Hawai‘i is undergoing a major transformation to move from a state that has been almost completely reliant on imported fossil fuels to one that is powered by clean renewable energy. Beginning in the late 1990s and early 2000s, state leaders began setting big, first-of-their-kind goals to change the course of energy production and delivery. Hawai‘i was the first state to commit to 100% clean renewable energy for electricity, to a net-negative emissions goal, to the Paris Agreement in law and to do our part based on the science and Hawai‘i’s share of the nation’s emissions. Hawai‘i is focusing on high-impact actions and leading by example.

Clean Energy Initiative

The Hawai‘i Clean Energy Initiative renewed Hawai‘i’s commitment to setting bold clean energy goals that include achieving the nation’s first-ever 100 percent renewable portfolio standards (RPS) by the year 2045.

The initiative was launched in 2008, when the State of Hawai‘i and U.S. Department of Energy signed a groundbreaking Memorandum of Understanding to collaborate on the reduction of Hawai‘i’s heavy dependence on imported fossil fuels. To turn that vision into reality, HCEI is transforming the financial, regulatory, legal, and institutional systems that govern energy planning and delivery within the state.


Achieving a net-negative, clean energy economy requires extensive planning and analysis. Understanding the economic, environmental, and energy security impacts of different scenarios is essential for decision-makers. The Hawai‘i State Energy Office is continually developing and improving upon robust tools and data resources that are needed to help policymakers, government, and industry make make informed decisions.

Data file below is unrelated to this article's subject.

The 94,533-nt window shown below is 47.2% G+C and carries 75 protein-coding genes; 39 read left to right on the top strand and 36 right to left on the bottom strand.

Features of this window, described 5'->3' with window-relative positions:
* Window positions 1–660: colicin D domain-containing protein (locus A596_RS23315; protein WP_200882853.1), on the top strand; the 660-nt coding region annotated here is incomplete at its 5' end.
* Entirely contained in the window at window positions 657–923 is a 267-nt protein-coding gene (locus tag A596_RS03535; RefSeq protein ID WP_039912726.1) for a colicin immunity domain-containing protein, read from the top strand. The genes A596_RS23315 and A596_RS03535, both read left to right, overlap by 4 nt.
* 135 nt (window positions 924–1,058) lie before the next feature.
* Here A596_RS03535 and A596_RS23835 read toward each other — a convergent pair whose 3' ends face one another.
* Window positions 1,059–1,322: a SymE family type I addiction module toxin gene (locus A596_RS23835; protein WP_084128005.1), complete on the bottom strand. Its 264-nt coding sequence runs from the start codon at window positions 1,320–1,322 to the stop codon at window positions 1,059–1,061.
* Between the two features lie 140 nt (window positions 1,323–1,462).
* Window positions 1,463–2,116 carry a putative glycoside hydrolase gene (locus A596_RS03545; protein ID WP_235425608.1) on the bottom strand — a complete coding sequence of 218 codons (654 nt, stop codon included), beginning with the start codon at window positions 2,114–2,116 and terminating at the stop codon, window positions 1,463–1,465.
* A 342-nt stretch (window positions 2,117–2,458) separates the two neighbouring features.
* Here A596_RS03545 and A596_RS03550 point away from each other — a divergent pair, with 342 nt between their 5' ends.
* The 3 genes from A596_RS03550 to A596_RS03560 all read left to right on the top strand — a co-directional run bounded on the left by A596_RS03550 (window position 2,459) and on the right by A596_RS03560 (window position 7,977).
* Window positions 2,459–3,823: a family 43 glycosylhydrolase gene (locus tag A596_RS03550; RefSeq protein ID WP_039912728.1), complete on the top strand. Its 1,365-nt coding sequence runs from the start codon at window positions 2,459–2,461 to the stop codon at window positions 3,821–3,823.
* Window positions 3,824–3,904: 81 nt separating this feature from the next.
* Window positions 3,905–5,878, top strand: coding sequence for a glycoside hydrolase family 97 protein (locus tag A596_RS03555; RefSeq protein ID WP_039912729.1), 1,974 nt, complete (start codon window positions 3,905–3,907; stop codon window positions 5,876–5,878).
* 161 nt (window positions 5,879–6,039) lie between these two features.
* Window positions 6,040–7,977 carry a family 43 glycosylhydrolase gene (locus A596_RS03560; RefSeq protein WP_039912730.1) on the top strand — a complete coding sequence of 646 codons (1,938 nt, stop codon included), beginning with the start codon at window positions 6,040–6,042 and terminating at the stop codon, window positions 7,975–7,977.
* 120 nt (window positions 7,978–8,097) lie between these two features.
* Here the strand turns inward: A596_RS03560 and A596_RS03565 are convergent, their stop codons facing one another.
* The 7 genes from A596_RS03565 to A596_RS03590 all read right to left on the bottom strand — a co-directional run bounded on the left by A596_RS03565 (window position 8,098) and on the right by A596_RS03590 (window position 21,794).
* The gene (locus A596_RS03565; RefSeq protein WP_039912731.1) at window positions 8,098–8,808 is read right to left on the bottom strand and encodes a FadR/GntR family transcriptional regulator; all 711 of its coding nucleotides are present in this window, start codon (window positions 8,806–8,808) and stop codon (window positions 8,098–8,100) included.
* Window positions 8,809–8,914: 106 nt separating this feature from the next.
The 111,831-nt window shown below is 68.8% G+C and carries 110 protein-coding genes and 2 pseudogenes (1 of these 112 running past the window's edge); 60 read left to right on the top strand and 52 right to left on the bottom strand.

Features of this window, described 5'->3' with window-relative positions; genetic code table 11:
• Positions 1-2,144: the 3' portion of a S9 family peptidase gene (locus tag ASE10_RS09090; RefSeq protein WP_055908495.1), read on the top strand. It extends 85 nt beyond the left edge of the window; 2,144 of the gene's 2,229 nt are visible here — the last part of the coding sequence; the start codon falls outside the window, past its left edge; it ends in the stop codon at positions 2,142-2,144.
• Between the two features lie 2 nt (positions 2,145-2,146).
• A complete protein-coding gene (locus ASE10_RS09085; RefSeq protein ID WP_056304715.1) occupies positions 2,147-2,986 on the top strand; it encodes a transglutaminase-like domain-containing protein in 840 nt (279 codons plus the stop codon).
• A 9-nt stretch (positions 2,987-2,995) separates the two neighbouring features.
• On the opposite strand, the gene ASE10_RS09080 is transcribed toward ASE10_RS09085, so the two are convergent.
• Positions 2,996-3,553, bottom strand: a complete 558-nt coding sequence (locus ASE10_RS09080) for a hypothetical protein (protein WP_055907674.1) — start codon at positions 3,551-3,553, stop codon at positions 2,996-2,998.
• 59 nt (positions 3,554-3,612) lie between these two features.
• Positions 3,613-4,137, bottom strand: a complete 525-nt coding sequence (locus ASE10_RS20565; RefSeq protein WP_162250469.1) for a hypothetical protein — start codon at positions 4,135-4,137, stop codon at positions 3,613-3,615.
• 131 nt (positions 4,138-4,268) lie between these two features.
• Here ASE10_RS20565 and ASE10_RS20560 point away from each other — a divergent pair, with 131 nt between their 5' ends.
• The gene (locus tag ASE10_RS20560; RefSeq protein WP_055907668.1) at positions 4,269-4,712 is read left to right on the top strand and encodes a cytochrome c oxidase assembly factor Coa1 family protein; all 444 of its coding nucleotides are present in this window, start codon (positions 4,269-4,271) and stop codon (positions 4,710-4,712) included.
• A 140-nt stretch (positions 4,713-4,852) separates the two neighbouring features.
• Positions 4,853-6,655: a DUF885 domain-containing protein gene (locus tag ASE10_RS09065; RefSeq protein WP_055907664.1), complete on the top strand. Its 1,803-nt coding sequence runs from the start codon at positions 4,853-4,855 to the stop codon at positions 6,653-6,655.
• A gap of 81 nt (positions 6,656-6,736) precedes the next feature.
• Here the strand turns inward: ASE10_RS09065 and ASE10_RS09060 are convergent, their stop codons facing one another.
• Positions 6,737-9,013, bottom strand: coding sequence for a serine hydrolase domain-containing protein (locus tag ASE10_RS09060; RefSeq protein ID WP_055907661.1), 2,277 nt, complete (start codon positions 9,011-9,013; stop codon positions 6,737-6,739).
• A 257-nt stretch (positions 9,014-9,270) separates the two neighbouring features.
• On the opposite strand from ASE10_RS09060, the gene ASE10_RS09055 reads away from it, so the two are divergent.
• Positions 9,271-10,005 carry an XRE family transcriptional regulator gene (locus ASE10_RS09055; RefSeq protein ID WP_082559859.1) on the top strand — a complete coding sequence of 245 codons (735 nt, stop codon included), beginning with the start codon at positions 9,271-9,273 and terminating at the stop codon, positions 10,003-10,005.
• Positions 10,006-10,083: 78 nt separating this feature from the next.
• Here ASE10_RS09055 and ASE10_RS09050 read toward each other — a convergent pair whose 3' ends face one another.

Engage Energy Modeling Tool

The National Renewable Energy Laboratory (NREL) developed the Engage™ modeling tool in collaboration with the Hawai‘i State Energy Office. The U.S. Department of Energy’s Energy Transitions Initiative and Solar Energy Technologies Office funded the effort.

Engage makes cross-sectoral energy system planning and simulation easier and more accessible. Engage is a publicly available, free tool to model energy system scenarios to transition to a net-negative carbon economy. Its integrated visualization capabilities let users view the results of modeled scenarios to better understand the trade-offs and interdependencies involved in energy system transformations.


HAVEN is a data visualization tool that assists planners, decision-makers, and other stakeholders to better understand the relationships, trade-offs, and impacts of policies, regulations, and other decisions made across the energy ecosystem.

Developed through a U.S. Department of Energy competitive grant in coordination with the University of Hawai‘i’s LAVA Lab, HAVEN displays utility resource planning data so users can easily visualize and compare the impact of different plans.

HAVEN Part 1 (February 2018)

HAVEN/engage Part 2 (June 2018)

Powering Past Coal Task Force

Hawai‘i’s last coal plant is set to retire by September 1, 2022, and the use of coal in the State will be a remnant of the past. The retirement represents a significant milestone in Hawai‘i’s transition away from fossil fuel. The 180 MW coal plant generates firm electrical power for Oʻahu’s grid. It has been the largest single generator on Oʻahu, meeting 16% of Oahu’s peak electricity demand according to Hawaiian Electric (Hawaiian Electric, 2019). In 2020, the legislature passed Act 23, which effectively bans the use of coal for electrical power generation in Hawai‘i after September 1, 2022, the expiration date of the coal plant’s power purchase agreement with Oʻahu’s electric utility.


Hawai‘i’s transformation to a net-negative carbon economy includes transportation. Transportation energy demand is driven by the quantity of transportation (passenger-miles and ton-miles) needed; the modes (e.g., plane, boat, car, truck, bus, bicycle, scooter, on foot) used to meet the transportation needs; the fuels (e.g., jet fuel, low-sulfur fuel oil, gasoline, diesel, biodiesel, hydrogen, electricity, human power) needed to propel the various modes; and the primary energy sources (e.g., petroleum, solar, cooking oil, crops, other materials) used to create the fuels.